Can you just leave the diet as it is, and train your way into great shape and lose fat? There is some great research on this, and the answer is a pretty firm ‘no’. Can you lose fat just by upping the ‘calories out’ – your exercise? Exercise actually has a fairly limited and sometimes not noticeable effect on weight loss. Ideally, diet is the primary thing to change, and exercise plays an auxiliary role. Not to say though, that being fit and active is not independently good for you. It’s one of the most important things you can do for your health. Fitness is medicine.

 

If you are physically active, you’re going to live a good, long, healthy life. You’re going to feel better and be more awesome at just about everything.

 

Exercise and fitness can play an auxiliary role in managing your health, particularly looking at weight loss.

When we talk about weight loss, we think about ‘calories in and calories out’ as being an old model that’s much too simple to understand the metabolic complexity of being a human and the feedback systems that exist around hormones, particularly insulin.

  • Being physically active and fit by exercising really improves insulin-sensitivity.

That’s an important thing, because the more insulin-sensitive you are, the more easily you’ll manipulate insulin down and get the normal homeostasis of being in good shape working.

You’ll still have to change your diet. You can’t continue to eat the ‘Standard American Diet’ – refined processed food, particularly carbs and sugar. You’ll have to change your diet, but it could be more effective the more insulin-sensitive you become.

There are a couple of other auxiliary roles that exercise might play.

  • You’re probably going to drive muscle mass, which is a metabolically active organ, that in itself makes you more insulin-sensitive.
  • This is an overlooked one, I think –  being fit and active, particularly outdoors, drives brain-derived neurotrophic growth factor (BDNF) and frontal cortex development. This is an important part of the brain, because it controls what you will and won’t do. It controls your planning, and a whole lot of stuff to do with overall cognition. More importantly, that’s some of your willpower – will I say no to this treat or will I say yes?

There are also some other psychological benefits from being fit and putting some effort into your health, in terms of weight loss. You’ve got some skin in the game. “I’ve tried this hard, I’ve already been doing this today, therefore I’m not going to do these other poor behaviours.”

 

 

Grant’s Top-5 Exercise and Weight Loss Tips

1. Fat-burning exercise

Do some easy, fasted exercise, particularly first thing in the morning. This is easy endurance work, such as walking or cycling. Some of you will be fit enough to run. But keep an eye on that intensity. I use Phil Maffetone’s Maximum Aerobic Function (MAF). Just when you start to huff and puff, you need to slow down. This is easy work that you could continue for a very long time. If you do that fasted and you’re doing it easy enough, then you’re going to drive autophagy – cellular clean up. You’re going to drive insulin and glucose down. It’s a profoundly anti-inflammatory, ketone-producing state. I even call it ‘fasting mimicking exercise’ or FME.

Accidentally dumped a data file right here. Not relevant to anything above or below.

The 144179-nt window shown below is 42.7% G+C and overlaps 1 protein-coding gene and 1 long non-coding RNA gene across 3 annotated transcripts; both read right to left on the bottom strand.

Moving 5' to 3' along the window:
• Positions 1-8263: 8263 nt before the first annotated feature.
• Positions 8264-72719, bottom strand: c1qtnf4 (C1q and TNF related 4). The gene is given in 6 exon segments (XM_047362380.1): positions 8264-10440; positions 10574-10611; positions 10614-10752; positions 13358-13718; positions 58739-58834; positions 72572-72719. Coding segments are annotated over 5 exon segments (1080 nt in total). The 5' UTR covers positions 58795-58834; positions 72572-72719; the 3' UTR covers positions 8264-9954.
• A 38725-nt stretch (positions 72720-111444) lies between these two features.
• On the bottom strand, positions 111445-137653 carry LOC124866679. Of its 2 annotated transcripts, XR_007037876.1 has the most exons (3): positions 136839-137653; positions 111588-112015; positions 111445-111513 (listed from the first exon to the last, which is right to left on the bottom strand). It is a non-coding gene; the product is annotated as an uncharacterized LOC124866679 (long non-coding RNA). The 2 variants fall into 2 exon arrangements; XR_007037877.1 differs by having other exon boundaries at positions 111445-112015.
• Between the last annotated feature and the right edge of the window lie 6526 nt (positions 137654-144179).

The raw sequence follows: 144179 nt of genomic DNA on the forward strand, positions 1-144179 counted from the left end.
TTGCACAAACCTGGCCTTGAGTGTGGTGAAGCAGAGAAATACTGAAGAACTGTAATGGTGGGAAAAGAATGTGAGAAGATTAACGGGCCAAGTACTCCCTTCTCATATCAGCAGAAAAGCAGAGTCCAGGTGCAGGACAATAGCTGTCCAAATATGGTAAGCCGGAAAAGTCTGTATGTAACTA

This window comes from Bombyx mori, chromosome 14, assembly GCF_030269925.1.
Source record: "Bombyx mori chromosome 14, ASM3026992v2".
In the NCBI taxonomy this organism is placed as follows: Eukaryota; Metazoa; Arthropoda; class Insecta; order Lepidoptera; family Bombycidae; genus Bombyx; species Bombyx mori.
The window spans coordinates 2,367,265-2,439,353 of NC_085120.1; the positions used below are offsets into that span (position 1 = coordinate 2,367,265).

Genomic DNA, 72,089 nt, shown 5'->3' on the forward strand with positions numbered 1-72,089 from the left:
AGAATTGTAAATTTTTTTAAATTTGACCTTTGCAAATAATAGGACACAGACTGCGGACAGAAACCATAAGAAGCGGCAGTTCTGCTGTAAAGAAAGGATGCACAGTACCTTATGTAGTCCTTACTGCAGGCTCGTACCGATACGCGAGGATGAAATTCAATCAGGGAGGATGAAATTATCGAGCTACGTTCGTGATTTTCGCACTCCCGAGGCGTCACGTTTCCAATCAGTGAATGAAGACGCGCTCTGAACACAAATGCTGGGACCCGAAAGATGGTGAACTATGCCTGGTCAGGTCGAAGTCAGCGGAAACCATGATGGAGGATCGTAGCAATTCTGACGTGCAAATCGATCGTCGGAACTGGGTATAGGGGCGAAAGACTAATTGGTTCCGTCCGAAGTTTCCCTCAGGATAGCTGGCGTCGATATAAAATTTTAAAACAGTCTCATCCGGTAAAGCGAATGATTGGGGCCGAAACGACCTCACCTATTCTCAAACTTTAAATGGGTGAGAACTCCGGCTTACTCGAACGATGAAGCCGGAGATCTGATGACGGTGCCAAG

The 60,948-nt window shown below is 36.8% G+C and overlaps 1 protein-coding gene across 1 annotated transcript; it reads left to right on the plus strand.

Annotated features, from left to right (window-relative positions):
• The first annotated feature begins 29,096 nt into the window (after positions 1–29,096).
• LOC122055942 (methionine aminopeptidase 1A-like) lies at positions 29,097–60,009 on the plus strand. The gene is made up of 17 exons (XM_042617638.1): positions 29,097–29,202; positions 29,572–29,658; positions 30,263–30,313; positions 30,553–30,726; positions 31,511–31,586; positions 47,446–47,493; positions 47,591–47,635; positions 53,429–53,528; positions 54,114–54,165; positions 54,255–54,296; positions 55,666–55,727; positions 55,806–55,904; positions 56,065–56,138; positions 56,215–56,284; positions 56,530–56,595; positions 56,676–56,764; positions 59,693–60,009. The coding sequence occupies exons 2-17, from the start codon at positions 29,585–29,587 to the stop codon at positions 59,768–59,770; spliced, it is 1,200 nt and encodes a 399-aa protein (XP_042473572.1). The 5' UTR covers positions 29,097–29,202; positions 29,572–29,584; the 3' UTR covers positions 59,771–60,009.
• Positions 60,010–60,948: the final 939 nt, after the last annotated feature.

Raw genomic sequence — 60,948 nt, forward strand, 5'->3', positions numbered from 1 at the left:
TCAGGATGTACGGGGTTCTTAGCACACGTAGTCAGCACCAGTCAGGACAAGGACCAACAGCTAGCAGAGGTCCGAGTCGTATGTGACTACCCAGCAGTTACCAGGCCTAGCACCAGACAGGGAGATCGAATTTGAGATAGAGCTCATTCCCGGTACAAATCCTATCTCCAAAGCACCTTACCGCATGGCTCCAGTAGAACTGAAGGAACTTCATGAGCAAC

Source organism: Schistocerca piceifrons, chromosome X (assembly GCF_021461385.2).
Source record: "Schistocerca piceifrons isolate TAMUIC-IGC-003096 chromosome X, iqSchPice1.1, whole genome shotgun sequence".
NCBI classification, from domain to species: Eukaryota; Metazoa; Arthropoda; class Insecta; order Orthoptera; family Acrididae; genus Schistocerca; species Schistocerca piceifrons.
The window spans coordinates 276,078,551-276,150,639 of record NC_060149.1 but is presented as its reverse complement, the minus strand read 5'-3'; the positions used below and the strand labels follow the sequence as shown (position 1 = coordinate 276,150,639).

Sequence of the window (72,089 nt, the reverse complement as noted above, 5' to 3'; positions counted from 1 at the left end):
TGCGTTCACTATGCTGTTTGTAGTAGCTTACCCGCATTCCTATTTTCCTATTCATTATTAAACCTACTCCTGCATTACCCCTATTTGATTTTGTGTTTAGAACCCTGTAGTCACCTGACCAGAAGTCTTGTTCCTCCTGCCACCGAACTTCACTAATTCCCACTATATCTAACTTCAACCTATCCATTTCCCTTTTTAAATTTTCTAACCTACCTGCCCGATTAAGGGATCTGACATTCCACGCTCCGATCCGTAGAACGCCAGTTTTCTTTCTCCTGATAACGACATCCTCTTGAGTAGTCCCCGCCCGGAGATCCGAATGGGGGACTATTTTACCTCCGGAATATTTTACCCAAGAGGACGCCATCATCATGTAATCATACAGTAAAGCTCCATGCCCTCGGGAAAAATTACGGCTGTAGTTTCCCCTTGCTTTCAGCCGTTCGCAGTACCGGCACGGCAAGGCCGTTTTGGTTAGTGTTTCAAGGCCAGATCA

This is a great place to start. The trick with it, of course, before you walk out the door that morning, particularly if you’re going out with other people, is you need to get your ego, take it out of your head, put it in a brown paper bag and leave it on the kitchen counter. Because you’ll end up going very slowly. People who look in much worse shape than you will overtake you. And that’s okay. This is easy, ego-less exercise.

2. Avoid the grey zone

Avoid what I call the metabolic grey zone, which is that zone just above that easy aerobic training. I see most people exercising in that zone. You’re burning primarily carbohydrate as fuel, not fat as in the fasting mimicking zone. You’re not enhancing your fat burning. You’re making reactive oxygen species. You’re providing an inflammatory environment. And I think that elevates cortisol.

A lot of people just train harder when they’re not losing weight. They end up in that grey zone doing more damage and getting fatigued.

3. Do the hard stuff

If you do some hard exercise, which, if you’re up to it, you should do now and then, do it only briefly and make sure you go hard enough. To give you an example, yesterday I did some short sets of sprints on the beach, followed by five flights of some very steep steps that took about a minute to run up. It was really hard, but it was really short. So, I’m polarising between those.

4. Do some strength exercise

It doesn’t have to be in a gym. You can do some push-ups, pull-ups, some squats with a bag on your back or something similar to get those big muscle groups, upper and lower body, working. You should have a range of movement in that, that can lead into some of that strength training. It can also be mobility training.

5. Enjoy it!

If you’re not enjoying it, change to something else, do something that you do enjoy. Exercise should be fun. For me, that’s most often outdoors with other people, with the dog, in the fresh air, hopefully by the sea or in the forest. I’ve taken up mountain biking recently and that’s a bit of fun. I’m not very good on the downhills, so there’s something to work on.

 


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